[Solution]: element access problem when only a single radio button defined

Kor's AvatarKor: When you have a single radio button, the classical reference return, logically, a single element, not a collection. A single element has no length property. For instance, give a textbox a name, than try to find its length property. You will get undefined, logically. Same with a single radio button.

DOM method getElementsByName() returns always a collection, thus this is the reason for DOM method works, classical form’s elements reference don’t.

once again: getElementsByName() returns always a collection, thus it has always a length property, very much alike an array. Now if you have a single element with a certain name refered by getElementsByName() it is the same as you would have an array with a single element.

This is the reason for you need always an index when using getElementsByName() to refer a certain element.

Classical reference


is ambiguous. It returns a collection if there are more than one element, but it returns the element itself when there is no other element with the same name.

<html lang="en">
<title>Radion Test</title>
<script language="javascript" type="text/javascript">
function radio_test(){
     var str= "1. document.forms['dummy'].elements['single'].length=\n\t"+
     "\n\n2. document.forms['dummy'].elements['single'].type=\n\t"+
     "\n\n3. document.getElementsByName('single').length=\n\t"+
     "\n\n4. document.getElementsByName('single')[0].type=\n\t"+

     return false;
<form name="dummy" action="" onsubmit= "return false">
        <fieldset><input type="radio" name="single" >
        <input type="submit" value="submit" name="submit">

Quoted: http://www.webdeveloper.com/forum/showthread.php?t=184376

Saying Goodbye to the overflow: hidden Clearing Hack


I’ve been thinking of this for a while now, and it’s finally time to part ways with the overflow: hidden (and overflow: auto) clearing hack. Jeff Starr’s recent and excellent post – The New Clearfix Method – and the ensuing comments were enough to finally prompt me to write about it here. (And since I started writing this, Jonathan Snook has started a Twitter dialog about overflow vs. clearfix).

While the clearfix method is a tried and true hack, I’ve always disliked muddying up my HTML markup with crufty “clearfix” classes strewn about. So I ended up using overflow: hidden as much as I could. But overflow: hidden is not without its drawbacks. Although there is no extra class to apply in the HTML (win!), there may be situations when you want to have child elements positioned partially (or entirely) outside of their overflow: hidden wielding parent (or other ancestor) container. In these cases, the container with overflow: hidden will clip the element that you’re trying to partially (or entirely) position outside of it. (Case in point: If you use suckerfish dropdowns, try setting overflow: hidden on the outermost list).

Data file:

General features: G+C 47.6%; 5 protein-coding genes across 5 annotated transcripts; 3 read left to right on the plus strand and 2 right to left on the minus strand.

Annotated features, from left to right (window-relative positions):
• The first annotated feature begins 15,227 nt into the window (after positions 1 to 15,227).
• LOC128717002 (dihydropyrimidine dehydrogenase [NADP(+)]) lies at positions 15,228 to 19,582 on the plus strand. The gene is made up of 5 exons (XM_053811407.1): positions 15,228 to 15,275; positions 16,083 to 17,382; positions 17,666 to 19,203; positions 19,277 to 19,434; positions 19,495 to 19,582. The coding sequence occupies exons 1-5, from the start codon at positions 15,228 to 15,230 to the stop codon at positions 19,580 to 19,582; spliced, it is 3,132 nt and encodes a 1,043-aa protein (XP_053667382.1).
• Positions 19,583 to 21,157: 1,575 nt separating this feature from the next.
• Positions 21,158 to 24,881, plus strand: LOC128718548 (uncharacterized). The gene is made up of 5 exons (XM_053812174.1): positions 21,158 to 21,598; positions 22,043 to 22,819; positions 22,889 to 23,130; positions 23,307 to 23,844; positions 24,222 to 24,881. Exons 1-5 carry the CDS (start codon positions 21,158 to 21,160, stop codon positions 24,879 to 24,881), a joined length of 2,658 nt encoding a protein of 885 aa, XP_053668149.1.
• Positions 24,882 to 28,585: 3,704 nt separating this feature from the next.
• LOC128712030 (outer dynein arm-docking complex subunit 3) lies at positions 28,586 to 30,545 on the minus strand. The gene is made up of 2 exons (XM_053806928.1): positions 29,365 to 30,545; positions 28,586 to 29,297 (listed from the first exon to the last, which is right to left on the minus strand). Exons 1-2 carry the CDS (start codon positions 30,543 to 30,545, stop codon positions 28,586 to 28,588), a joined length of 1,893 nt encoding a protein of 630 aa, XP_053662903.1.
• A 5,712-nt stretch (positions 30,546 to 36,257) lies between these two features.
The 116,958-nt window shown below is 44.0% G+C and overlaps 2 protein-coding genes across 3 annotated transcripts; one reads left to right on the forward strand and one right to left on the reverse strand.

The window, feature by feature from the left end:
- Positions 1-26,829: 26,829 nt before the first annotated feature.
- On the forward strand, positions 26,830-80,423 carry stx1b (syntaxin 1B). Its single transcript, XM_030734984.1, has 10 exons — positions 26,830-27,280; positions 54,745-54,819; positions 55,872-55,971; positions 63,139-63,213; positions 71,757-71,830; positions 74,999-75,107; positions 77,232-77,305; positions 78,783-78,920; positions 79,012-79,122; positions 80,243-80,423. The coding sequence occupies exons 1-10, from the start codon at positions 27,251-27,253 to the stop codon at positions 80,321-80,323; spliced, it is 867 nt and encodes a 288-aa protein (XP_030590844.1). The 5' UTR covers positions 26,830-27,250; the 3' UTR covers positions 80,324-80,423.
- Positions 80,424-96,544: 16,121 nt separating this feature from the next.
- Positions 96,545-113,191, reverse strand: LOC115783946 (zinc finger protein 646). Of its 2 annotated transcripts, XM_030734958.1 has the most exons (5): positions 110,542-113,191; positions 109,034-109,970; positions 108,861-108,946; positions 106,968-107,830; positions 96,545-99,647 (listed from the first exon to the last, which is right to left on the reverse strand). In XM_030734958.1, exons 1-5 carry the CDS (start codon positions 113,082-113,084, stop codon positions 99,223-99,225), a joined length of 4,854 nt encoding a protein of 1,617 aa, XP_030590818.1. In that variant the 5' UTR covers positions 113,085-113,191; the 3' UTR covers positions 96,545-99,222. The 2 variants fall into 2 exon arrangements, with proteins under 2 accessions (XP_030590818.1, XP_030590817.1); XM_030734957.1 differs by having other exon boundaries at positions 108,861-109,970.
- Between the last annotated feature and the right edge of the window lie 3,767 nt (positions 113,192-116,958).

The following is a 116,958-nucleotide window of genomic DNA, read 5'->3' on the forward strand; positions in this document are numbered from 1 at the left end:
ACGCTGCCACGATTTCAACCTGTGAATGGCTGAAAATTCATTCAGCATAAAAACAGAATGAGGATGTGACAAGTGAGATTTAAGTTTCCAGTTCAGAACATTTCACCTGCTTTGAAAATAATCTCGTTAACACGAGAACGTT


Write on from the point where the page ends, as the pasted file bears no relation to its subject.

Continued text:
So although overflow: hidden is not usable in all situations, I used to prefer it over using the “clearfix” class method. But in reality I ended up with both: I had overflow: hidden where I could get away with it, and “clearfix” classes where I couldn’t use overflow: hidden. It bothered me a bit to mix and match two different clearing methods, but I was happy to have fewer “clearfix” classes violating my otherwise semantic markup Kumbaya festival.

Then in his presentation at An Event Apart 2008 in San Francisco, Dan Cederholm suggest using the class name “group” rather than “clearfix” – a suggestion which later made it into his book Handcrafted CSS. It’s a minor thing, but I do like the improved semantics (in most cases) of the “group” class name over the “clearfix” class name, so I adopted this approach and felt okay about using it as a fallback when overflow: hidden wasn’t feasible.

In his talk and in his book, Cederholm also walks through the “big long list” idea of applying the rules for the clearfix (renamed to “group”) class directly to the selectors that need them in the CSS.

Big Long List

This keeps the HTML more pure while avoiding the drawbacks of overflow – a total win-win. But it does mean extra bloat in the CSS. Probably okay for smaller sites, but it can quickly get unruly with larger sites. I tried this approach on a few projects and decided the CSS bloat was indeed too much, so I stuck with the mix of overflow: hidden and the “group” class.

The Catalyst

But I’m now saying goodbye to overflow: hidden and the deciding factor for me is CSS3. Specifically box-shadow. At least in the sense that box-shadow was the first property I noticed being negatively impacted by the use of overflow: hidden. Like the positioned child elements mentioned above, box-shadow can get clipped when the parent (or other ancestor) element has overflow applied.

And there are several other things to consider as we move forward using more CSS3. Text-shadow and transform can also potentially be clipped by overflow: hidden (see the demo).

Example of overflow:hidden clipping a box-shadow

As we rely more and more on CSS3 properties we can rely less and less on overflow as a clearing method. So I’ll be abandoning overflow and relying upon clearfix (Jeff Starr edition) via a mix of the “.group” class in the markup and the “big long list” approach.

Suggested Reading

Quoted from: http://fordinteractive.com/2009/12/goodbye-overflow-clearing-hack/